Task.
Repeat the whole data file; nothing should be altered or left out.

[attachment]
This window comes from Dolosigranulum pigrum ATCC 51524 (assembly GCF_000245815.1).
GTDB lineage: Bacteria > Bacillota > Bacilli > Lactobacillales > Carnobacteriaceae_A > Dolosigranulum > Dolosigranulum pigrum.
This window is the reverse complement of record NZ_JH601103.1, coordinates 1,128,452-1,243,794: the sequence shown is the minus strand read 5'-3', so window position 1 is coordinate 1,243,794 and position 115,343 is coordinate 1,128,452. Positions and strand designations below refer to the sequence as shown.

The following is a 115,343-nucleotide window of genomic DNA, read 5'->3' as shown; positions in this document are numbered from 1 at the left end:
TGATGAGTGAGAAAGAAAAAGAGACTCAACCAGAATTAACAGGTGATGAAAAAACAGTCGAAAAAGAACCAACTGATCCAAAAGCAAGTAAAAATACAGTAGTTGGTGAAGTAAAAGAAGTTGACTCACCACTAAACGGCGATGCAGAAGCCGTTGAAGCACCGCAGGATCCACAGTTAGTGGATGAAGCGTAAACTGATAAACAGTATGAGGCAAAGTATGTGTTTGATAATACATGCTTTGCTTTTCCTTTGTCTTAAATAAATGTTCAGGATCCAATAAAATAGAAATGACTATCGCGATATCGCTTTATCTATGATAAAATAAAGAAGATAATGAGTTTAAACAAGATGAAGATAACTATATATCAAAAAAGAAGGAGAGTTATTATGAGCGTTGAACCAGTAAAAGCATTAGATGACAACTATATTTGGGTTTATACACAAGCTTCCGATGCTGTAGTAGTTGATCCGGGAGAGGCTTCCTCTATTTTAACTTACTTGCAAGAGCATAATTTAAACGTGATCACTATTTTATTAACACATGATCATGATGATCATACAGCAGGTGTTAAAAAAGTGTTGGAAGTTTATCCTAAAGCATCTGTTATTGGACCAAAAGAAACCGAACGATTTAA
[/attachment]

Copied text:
This window comes from Dolosigranulum pigrum ATCC 51524 (assembly GCF_000245815.1).
GTDB lineage: Bacteria > Bacillota > Bacilli > Lactobacillales > Carnobacteriaceae_A > Dolosigranulum > Dolosigranulum pigrum.
This window is the reverse complement of record NZ_JH601103.1, coordinates 1,128,452-1,243,794: the sequence shown is the minus strand read 5'-3', so window position 1 is coordinate 1,243,794 and position 115,343 is coordinate 1,128,452. Positions and strand designations below refer to the sequence as shown.

The following is a 115,343-nucleotide window of genomic DNA, read 5'->3' as shown; positions in this document are numbered from 1 at the left end:
TGATGAGTGAGAAAGAAAAAGAGACTCAACCAGAATTAACAGGTGATGAAAAAACAGTCGAAAAAGAACCAACTGATCCAAAAGCAAGTAAAAATACAGTAGTTGGTGAAGTAAAAGAAGTTGACTCACCACTAAACGGCGATGCAGAAGCCGTTGAAGCACCGCAGGATCCACAGTTAGTGGATGAAGCGTAAACTGATAAACAGTATGAGGCAAAGTATGTGTTTGATAATACATGCTTTGCTTTTCCTTTGTCTTAAATAAATGTTCAGGATCCAATAAAATAGAAATGACTATCGCGATATCGCTTTATCTATGATAAAATAAAGAAGATAATGAGTTTAAACAAGATGAAGATAACTATATATCAAAAAAGAAGGAGAGTTATTATGAGCGTTGAACCAGTAAAAGCATTAGATGACAACTATATTTGGGTTTATACACAAGCTTCCGATGCTGTAGTAGTTGATCCGGGAGAGGCTTCCTCTATTTTAACTTACTTGCAAGAGCATAATTTAAACGTGATCACTATTTTATTAACACATGATCATGATGATCATACAGCAGGTGTTAAAAAAGTGTTGGAAGTTTATCCTAAAGCATCTGTTATTGGACCAAAAGAAACCGAACGATTTAA